The video quality of Criterion's DVD version of SPELLBOUND discs look a bit sharper, more detailed, but grainier than Anchor Bay's re-pressed version from 2000 (in which the flash-of-red color shot was restored). The audio quality of Criterion's 1.0 mono soundtrack is also a little more detailed and more distinct than Anchor Bay's 2.0 mono track. The Anchor Bay disc also sounds much louder, but there are audio distortions in a few places. The soundtrack of the Criterion disc (and many DVDs) was recorded at a much lower volume level, which is usually an effort to retain as much as possible the dynamic range of the source material. The Criterion DVD booklet says the film's original overture and exit music has been included on the disc for the first time. This is simply not true, for the re-pressed Anchor Bay disc also has the overture and exit music. The initial pressing of the Anchor Bay disc, in which the red-color shot is erroneously shown in B&W, does not have the overture and exit music, however.
Although SPELLBOUND helped solidify Hitchcock's position in Hollywood, it isn't one of his best films. But Marian Keane's remarkable analytical audio commentary on the Criterion disc should heighten your appreciation of the film. Keane juxtaposes the themes in the film against the manner in which Hitchcock made his films and the manner in which we, the viewers, watch them, and suggests that they are somehow interrated. She points out that many Hitchcock films (including SPELLBOUND) are about people who take pleasure in watching and analyzing other people, which is also the very thing that we, the viewers, do when we watch such films. As in her commentary for the NOTORIOUS DVD, she injects an extra layer of significance within the film by refering to certain elements in the film as "surrogate authors," "scriptwriting sessions," and "director's assertion of his authorship." Keane single-mindedly concentrates on the interpretation, deconstruction, and theorization on the subject of Hitchcock, and the result is one of the most remarkable dissertations ever recorded on DVD. I give 4 stars to the film itself, but 5 to Keane.
I give 5 stars to the supplements on the Criterion disc as well, like I routinely do. There is a wonderful, rather detailed photo-essay segment on the making of the Dali sequence. Two film clips of the surrealist film UN CHIEN ANDALOU is included ! to show some earlier inspirations for the SPELLBOUND dream sequence. Memos from the filmmakers and production photos show how the dream sequence was re-shot several times due to logistic difficulties and artistic differences. There are also production photos of the deleted "ballroom" sub-sequence, in which Ingrid Bergman plays a statuesque figure bewildering Gregory Peck.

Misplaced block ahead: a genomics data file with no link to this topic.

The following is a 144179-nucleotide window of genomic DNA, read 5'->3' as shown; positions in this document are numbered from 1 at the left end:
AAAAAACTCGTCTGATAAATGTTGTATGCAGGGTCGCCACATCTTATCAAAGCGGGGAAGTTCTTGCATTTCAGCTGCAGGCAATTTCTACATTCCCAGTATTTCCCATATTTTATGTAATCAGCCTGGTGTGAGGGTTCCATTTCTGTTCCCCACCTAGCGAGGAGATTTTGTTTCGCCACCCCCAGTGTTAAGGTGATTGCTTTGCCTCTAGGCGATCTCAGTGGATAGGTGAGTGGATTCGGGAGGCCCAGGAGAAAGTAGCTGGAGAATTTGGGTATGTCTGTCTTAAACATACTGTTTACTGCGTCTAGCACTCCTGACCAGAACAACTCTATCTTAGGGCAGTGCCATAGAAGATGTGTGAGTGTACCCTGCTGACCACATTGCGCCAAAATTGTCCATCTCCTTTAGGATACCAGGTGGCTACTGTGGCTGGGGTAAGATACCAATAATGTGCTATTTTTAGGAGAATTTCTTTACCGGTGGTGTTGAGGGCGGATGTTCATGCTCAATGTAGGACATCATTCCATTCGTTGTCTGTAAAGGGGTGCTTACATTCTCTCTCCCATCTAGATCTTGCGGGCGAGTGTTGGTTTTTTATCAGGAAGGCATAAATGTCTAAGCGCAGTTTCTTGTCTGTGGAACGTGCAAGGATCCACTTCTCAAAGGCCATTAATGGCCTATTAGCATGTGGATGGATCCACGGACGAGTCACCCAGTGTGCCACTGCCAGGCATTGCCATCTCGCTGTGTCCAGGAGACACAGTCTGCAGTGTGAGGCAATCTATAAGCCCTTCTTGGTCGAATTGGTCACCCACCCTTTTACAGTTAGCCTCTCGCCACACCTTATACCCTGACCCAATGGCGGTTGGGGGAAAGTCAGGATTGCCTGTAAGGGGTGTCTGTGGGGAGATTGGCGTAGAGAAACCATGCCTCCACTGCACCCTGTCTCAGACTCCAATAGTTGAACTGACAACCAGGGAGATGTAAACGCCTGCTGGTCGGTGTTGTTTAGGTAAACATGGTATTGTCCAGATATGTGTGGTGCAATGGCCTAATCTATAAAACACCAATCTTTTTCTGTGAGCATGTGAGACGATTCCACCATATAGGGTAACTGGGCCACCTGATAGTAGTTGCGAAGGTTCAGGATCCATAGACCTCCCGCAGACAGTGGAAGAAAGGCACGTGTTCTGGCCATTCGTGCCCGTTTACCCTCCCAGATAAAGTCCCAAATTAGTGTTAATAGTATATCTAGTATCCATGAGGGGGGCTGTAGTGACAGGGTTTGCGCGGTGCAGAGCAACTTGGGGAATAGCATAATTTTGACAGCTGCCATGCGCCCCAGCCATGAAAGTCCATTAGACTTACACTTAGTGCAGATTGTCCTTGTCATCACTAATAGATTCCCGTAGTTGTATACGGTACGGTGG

Other extras include about 150 production and publicity photos, a half-hour audio interview of the film's composer, a 7-minute radio program on the subject of theramin, a 1-hour radioplay version of SPELLBOUND, "story treatments" that show how the original novel was loosely adapted into a filmmable story, and other correspondences from psychoanalysts and Production Code officials who offered advices to the filmmakers. The booklet contains two very good essays; one is about the making of the film, while the other offers some artistic analyses (some of which echo Keane's comments).
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5.0 out of 5 stars Spellbound, Sept. 30 2009
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This review is from: Spellbound (DVD)
I've always enjoyed Hitchcock movies. I didn't see this one (Spellbound) before and I was not disappointed when I did view it.
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5.0 out of 5 stars FANTASTIC, June 22 2004
By 
"cilomaki" (toronto, on Canada) - See all my reviews
This review is from: Spellbound (DVD)
This film captures Alfred Hitchcock at his best. The story, cast and the characters are perfect. ILOVED IT!!!!!!!!1
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5.0 out of 5 stars Timeless Classic, June 13 2004
By 
Stephen Kaczmarek "Educator, Writer, Consultant" (Columbus, Ohio United States) - See all my reviews
(REAL NAME)   
What's remarkable about "Spellbound"--aside from wonderful performances by stars Ingrid Bergman and Gregory Peck--is that despite its foundation in psychology for plot, it never devolves into the dark, pretentious psychobabble of contemporary films. Instead, the framework of a brilliant man (Peck) suffering from amnesia that results from a murder he may have committed is just that--a framework for what is essentially a mystery-love story. And it works because of Alfred Hitchcock's dream-like direction and the chemistry of its eminently watchable stars. Less film noir and more expressionism, the film delights in a terrific atmosphere of the strange, including a brief but interesting animated sequence by Salvador Dali. Nonetheless, the main characters are always warm and sympathetic. Add Miklos Rosza's elegant score (which will remind some viewers of his work 30 years later on "The Private Life of Sherlock Holmes") and the result is an often overlooked masterpiece from an era of great films.